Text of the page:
Treatment for depression
In the Sertraline Antidepressant Heart Attack Trial (SADHART), a study of 369 patients with a heart attack or unstable angina (mean age, 57), the SSRI sertraline was superior to placebo. Safety data were excellent.31 In the Enhancing Recovery in Coronary Heart Disease (ENRICHD) study, patients with a recent history of heart attack (mean age, 61) benefited from cognitive therapy designed to modify negative thinking that may have contributed to their depression.32 Neither study showed improvement in cardiac outcomes, but there was a suggestion that larger trials might show that sertraline contributes to reduced mortality via its mechanism (shared by other SSRIs) of decreasing platelet activity.

Tricyclic antidepressants (TCAs) are type 1A antiarrhythmics that reduce heart rate variability, 2 factors linked to increased mortality. There is limited evidence on which to judge other antidepressants.33 Venlafaxine is known to raise blood pressure, although in older patients it can also lead to postural hypotension. It should not be used in patients with a high risk of ventricular arrhythmia. Therefore, the current recommended treatment for depression following an acute cardiac event or with stable heart disease is an SSRI.

As with heart disease, there is a 2-way interaction between depression and diabetes, although depression is only a modest risk factor for diabetes once lifestyle factors are accounted for.34 Other possible factors include activation of neuroendocrine pathways (leading, for example, to hypercortisolemia) and inflammatory responses that result in increased insulin resistance and the metabolic syndrome. In a large follow-up epidemiological study of middle-aged and elderly patients, those with incident type 2 diabetes were most likely to be depressed. This finding suggests that the impact of a new diagnosis is a significant factor for depression.35 It also suggests that early support might mitigate depression.

In patients aged 70 to 79 years there was a 30% increased risk of incident depression (odds ratio [OR], 1.31; 95% CI, 1.07 - 1.61), which was attenuated after adjustment for diabetes-related comorbidities (OR, 1.20; CI, 0.97 - 1.48); this still represents a significantly increased risk.36 Some studies suggest a link between depression and diabetic complications and poorer glycemic control.35,36 Painful neuropathy may be another causal factor. Diabetes can cause small-vessel pathology in the brain that leads to subcortical encephalopathy, not unlike that seen in vascular depression. This may lead to both cognitive impairment and depressed mood.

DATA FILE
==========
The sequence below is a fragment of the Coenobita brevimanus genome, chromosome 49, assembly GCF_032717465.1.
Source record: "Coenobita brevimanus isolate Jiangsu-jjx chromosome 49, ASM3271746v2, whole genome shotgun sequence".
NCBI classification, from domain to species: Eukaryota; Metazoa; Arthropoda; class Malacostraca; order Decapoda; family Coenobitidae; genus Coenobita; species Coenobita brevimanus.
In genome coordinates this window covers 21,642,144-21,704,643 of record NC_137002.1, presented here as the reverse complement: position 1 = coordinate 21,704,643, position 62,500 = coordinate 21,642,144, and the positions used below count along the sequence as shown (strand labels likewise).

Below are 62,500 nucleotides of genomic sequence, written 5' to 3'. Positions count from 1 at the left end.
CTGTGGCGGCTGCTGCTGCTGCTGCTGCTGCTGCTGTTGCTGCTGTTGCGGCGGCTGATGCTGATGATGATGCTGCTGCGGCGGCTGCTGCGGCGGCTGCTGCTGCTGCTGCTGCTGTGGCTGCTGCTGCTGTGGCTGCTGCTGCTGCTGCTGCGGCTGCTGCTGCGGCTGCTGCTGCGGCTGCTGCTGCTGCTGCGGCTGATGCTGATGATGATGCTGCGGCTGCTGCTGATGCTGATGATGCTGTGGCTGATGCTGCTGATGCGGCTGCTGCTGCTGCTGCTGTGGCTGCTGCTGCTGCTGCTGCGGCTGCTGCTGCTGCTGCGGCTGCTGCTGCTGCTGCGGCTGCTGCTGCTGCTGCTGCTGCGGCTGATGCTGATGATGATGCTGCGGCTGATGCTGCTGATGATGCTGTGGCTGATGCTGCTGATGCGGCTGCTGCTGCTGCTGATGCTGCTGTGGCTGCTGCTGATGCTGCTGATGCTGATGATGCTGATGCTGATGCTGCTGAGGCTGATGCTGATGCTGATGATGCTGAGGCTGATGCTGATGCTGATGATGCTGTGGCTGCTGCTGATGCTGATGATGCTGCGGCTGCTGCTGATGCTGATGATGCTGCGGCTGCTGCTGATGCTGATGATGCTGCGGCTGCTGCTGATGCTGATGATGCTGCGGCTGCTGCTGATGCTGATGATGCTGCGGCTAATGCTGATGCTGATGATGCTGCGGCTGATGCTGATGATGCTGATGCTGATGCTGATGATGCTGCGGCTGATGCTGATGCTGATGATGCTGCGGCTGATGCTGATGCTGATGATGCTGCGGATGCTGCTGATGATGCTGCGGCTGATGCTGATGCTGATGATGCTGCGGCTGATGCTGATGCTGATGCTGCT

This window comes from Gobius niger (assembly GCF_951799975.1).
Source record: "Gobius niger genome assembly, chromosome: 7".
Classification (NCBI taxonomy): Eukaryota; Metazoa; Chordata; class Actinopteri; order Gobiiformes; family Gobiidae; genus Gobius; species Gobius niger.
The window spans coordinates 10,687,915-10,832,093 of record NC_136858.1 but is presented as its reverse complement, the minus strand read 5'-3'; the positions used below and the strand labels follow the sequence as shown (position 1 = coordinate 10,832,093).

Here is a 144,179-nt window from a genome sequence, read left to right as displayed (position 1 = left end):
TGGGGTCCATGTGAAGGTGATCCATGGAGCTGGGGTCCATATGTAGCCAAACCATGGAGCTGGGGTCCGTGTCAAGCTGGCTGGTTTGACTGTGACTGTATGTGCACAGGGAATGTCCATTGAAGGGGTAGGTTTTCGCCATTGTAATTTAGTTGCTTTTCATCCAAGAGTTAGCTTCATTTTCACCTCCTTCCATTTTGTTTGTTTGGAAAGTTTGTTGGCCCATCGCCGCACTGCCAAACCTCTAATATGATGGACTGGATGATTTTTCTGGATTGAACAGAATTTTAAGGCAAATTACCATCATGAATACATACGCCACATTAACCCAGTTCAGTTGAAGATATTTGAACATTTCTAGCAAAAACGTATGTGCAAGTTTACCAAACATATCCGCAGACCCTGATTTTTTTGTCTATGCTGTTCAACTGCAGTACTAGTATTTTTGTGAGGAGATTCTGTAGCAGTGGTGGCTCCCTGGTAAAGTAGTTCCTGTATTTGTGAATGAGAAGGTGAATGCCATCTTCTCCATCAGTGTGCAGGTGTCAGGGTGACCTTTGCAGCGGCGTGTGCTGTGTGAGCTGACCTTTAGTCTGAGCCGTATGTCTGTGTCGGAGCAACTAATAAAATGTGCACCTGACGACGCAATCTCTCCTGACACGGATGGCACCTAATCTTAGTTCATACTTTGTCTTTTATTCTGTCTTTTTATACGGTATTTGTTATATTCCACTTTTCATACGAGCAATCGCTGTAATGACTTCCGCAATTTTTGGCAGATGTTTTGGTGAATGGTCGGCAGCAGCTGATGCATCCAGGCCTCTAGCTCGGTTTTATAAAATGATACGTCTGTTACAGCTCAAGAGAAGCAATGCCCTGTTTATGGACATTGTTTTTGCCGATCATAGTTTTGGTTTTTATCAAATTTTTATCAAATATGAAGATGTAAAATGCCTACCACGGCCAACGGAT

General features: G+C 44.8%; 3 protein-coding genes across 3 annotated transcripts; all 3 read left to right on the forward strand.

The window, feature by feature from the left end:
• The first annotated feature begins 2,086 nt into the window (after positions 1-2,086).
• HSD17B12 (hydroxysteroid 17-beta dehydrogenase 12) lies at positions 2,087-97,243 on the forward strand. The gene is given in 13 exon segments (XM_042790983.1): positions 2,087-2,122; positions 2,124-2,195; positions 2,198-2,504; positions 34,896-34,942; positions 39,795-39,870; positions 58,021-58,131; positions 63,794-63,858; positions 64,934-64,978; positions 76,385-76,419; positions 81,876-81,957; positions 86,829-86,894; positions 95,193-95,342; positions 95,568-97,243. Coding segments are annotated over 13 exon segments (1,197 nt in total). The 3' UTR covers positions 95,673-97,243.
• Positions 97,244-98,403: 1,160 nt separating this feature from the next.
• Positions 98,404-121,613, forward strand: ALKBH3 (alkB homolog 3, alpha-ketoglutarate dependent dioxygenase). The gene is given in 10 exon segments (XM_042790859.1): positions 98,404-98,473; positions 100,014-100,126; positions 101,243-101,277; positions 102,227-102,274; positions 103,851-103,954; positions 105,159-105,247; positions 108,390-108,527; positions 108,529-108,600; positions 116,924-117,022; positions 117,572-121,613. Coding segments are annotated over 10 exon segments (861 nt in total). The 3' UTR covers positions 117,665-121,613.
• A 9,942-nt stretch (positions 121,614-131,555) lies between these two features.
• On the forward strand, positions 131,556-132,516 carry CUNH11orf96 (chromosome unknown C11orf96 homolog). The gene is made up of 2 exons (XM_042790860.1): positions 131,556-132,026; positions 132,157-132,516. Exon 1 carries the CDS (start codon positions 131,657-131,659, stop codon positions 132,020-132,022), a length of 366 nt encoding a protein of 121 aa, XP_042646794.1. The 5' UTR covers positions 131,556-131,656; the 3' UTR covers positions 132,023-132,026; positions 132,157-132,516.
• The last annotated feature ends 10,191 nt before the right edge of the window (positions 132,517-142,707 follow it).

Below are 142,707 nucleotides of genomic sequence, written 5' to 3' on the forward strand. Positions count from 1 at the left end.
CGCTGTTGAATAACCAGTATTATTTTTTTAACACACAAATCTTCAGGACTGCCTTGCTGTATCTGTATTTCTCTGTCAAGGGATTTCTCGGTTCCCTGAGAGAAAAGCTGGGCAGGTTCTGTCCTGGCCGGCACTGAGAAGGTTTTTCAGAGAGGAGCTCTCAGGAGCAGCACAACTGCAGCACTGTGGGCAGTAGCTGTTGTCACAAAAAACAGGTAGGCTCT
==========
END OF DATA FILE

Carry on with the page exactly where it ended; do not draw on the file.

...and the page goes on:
TCAs are more likely to impair diabetic control than SSRIs. Fluoxetine should be used with caution, however, because as it can cause hypoglycemia.1 TCAs can be effective for painful neuropathy. Mirtazapine may cause weight gain (a risk factor for diabetes), lithium toxicity is increased if there is nephropathy, and valproate may give a false-positive result on urine testing for glucose.

There is increasing interest in alternative and complementary medicine to improve glycemic control and mood in diabetic patients, including Ayurvedic medicine, exercise, yoga, and acupuncture.37 There are also reports of the benefits of CBT.38 However, as with the treatment of depression in heart disease, it has yet to be demonstrated that such interventions actually are disease modifying (as measured by glycated hemoglobin levels).37

Parkinson disease is characterized by slowness of movement, rigidity, resting tremor, shuffling gait, and postural instability.39 The reported prevalence of depressive symptoms varies widely from 7% to 76%, with an average of 40%.39,40 The cause of depression in Parkinson disease is multifactorial, but there is evidence linking it to neurodegeneration with an associated reduction in the neurotransmitter level not only of dopamine but other catecholamines important in mood regulation. However, 3,4-dihydroxy-­ l-phenylalanine (l-dopa) does not seem to improve mood in Parkinson disease patients. Serotonin and noradrenaline are probably more important.41,42

In Parkinson disease with comorbid depression, there is more involvement of dopaminergic and noradrenergic pathways and reduced frontal metabolism than in Parkinson disease without depression.43 Other causal factors include social isolation, cognitive impairment, severity of disease, and duration of illness, although there is no consistent relationship between the last 239 Untreated depression in patients with Parkinson disease is associated with increased physical disability, impaired quality of life, and decreased social interaction. Ravina and colleagues44 found that more than 40% of their Parkinson disease patients had clinically significant depression that might benefit from intervention.